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 Issues | Doctrine | Homily 8

Homily on the declining from God

A Sermon : How dangerous a thing it is to fall from Go

The First Part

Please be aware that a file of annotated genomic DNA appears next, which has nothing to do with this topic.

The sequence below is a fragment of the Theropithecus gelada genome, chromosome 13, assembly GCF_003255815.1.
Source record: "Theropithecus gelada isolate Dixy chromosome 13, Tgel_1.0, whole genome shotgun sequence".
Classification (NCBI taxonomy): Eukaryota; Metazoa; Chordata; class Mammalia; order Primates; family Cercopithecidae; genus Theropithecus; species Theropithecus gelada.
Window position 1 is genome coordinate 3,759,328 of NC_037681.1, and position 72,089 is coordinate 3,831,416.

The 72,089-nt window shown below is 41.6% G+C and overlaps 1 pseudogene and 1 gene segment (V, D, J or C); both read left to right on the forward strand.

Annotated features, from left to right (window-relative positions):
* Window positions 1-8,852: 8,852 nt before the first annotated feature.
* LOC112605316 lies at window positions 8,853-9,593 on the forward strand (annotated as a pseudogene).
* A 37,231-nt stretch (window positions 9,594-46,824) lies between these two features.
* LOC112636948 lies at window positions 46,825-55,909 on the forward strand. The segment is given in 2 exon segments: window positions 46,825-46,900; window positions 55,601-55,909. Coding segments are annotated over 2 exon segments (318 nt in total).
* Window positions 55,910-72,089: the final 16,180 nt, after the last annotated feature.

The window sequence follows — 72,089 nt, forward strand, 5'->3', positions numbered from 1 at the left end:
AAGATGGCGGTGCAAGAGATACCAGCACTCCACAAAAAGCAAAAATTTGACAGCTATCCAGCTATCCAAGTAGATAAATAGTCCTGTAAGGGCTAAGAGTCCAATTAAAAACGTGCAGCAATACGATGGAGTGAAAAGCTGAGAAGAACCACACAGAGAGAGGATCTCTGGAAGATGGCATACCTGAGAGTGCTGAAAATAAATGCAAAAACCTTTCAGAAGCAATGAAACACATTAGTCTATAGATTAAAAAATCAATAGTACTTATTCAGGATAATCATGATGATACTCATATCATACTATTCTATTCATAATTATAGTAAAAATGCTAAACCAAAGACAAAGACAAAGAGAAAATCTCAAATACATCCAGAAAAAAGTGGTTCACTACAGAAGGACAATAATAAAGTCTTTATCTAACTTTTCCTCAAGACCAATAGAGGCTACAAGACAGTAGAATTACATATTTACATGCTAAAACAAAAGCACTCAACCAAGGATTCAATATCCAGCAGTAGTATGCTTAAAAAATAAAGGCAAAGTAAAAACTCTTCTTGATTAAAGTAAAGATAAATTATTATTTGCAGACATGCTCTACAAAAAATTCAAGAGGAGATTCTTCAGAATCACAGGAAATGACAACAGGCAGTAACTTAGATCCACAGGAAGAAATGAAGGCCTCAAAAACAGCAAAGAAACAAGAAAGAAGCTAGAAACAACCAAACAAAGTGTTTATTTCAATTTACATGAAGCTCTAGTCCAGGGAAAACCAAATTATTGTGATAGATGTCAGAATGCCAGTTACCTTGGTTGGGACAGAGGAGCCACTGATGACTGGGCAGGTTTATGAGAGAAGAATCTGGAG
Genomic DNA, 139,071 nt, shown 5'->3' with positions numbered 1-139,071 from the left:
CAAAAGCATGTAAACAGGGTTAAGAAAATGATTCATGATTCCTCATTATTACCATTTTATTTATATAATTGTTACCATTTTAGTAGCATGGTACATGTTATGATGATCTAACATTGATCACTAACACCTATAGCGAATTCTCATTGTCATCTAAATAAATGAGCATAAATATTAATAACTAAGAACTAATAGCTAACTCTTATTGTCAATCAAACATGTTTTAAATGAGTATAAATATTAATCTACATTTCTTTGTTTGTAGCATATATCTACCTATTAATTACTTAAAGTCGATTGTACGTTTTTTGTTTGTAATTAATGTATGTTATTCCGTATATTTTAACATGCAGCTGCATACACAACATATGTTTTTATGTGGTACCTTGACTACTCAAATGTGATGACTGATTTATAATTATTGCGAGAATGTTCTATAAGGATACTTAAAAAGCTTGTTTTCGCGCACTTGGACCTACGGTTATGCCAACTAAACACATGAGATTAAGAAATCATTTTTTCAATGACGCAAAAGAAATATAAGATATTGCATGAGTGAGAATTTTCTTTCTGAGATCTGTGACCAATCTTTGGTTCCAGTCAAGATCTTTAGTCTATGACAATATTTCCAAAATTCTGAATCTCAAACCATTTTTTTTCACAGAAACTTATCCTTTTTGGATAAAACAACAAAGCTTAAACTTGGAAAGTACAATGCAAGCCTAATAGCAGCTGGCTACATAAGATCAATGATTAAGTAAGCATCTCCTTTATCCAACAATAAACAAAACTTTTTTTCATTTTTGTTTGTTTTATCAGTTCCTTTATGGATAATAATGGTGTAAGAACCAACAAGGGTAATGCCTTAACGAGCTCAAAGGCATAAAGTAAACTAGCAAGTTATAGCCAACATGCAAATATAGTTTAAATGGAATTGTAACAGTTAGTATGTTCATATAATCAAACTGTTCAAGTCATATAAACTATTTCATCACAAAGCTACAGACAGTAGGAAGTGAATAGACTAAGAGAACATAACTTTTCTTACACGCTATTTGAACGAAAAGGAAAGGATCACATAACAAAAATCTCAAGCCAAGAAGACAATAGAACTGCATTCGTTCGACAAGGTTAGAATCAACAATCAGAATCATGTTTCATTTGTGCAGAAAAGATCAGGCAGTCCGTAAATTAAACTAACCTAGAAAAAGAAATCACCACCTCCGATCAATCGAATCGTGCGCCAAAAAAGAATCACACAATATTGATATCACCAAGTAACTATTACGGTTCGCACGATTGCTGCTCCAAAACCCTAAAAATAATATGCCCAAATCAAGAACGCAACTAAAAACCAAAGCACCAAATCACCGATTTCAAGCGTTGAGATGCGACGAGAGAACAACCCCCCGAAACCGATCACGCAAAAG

Of our going from God, the wise man saith, that pride was the first beginning: for by it mans heart was turned from God his maker. For pride (saith he) is the fountain of all sin: he that hath it, shall be full of cursings, and at the end it shall overthrow him. (Ecclus 10) And as by pride and sin we go from God, so shall God and all goodness with him go from us. And the Prophet Hosea doth plainly affirm (Hos 5), that they which go a way still from God by vicious living, and yet would go about to pacify him otherwise by sacrifice, and entertain him thereby, they labour in vain. For, notwithstanding all their sacrifice, yet he goeth still away from them. For so much (saith the Prophet) as they do not apply their minds to return to God, although they go about with whole flocks and herds to seek the Lord, yet they shall not find him: for he is gone away from them.